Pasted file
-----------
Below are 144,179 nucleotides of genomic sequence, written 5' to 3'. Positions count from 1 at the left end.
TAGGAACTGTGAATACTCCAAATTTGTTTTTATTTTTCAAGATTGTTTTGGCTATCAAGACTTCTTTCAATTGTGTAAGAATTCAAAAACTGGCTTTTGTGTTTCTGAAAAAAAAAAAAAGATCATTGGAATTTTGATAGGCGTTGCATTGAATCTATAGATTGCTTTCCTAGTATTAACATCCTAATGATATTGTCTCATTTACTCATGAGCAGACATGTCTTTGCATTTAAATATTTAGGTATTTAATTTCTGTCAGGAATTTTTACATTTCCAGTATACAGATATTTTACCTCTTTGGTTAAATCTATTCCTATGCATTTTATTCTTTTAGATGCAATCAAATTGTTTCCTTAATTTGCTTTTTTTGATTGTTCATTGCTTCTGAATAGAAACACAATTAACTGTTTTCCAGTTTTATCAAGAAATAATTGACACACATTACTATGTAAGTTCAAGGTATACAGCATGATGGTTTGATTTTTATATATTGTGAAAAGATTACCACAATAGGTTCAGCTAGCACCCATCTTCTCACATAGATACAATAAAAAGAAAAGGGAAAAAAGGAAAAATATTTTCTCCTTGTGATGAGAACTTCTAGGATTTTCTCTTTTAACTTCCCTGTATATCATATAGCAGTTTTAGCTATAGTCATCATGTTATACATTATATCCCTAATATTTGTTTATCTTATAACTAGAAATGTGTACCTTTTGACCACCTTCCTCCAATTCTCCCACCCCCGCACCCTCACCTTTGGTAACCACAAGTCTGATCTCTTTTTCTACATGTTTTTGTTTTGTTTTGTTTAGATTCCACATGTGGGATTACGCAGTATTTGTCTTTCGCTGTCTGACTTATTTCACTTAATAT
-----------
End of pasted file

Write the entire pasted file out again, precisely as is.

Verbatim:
Below are 144,179 nucleotides of genomic sequence, written 5' to 3'. Positions count from 1 at the left end.
TAGGAACTGTGAATACTCCAAATTTGTTTTTATTTTTCAAGATTGTTTTGGCTATCAAGACTTCTTTCAATTGTGTAAGAATTCAAAAACTGGCTTTTGTGTTTCTGAAAAAAAAAAAAAGATCATTGGAATTTTGATAGGCGTTGCATTGAATCTATAGATTGCTTTCCTAGTATTAACATCCTAATGATATTGTCTCATTTACTCATGAGCAGACATGTCTTTGCATTTAAATATTTAGGTATTTAATTTCTGTCAGGAATTTTTACATTTCCAGTATACAGATATTTTACCTCTTTGGTTAAATCTATTCCTATGCATTTTATTCTTTTAGATGCAATCAAATTGTTTCCTTAATTTGCTTTTTTTGATTGTTCATTGCTTCTGAATAGAAACACAATTAACTGTTTTCCAGTTTTATCAAGAAATAATTGACACACATTACTATGTAAGTTCAAGGTATACAGCATGATGGTTTGATTTTTATATATTGTGAAAAGATTACCACAATAGGTTCAGCTAGCACCCATCTTCTCACATAGATACAATAAAAAGAAAAGGGAAAAAAGGAAAAATATTTTCTCCTTGTGATGAGAACTTCTAGGATTTTCTCTTTTAACTTCCCTGTATATCATATAGCAGTTTTAGCTATAGTCATCATGTTATACATTATATCCCTAATATTTGTTTATCTTATAACTAGAAATGTGTACCTTTTGACCACCTTCCTCCAATTCTCCCACCCCCGCACCCTCACCTTTGGTAACCACAAGTCTGATCTCTTTTTCTACATGTTTTTGTTTTGTTTTGTTTAGATTCCACATGTGGGATTACGCAGTATTTGTCTTTCGCTGTCTGACTTATTTCACTTAATAT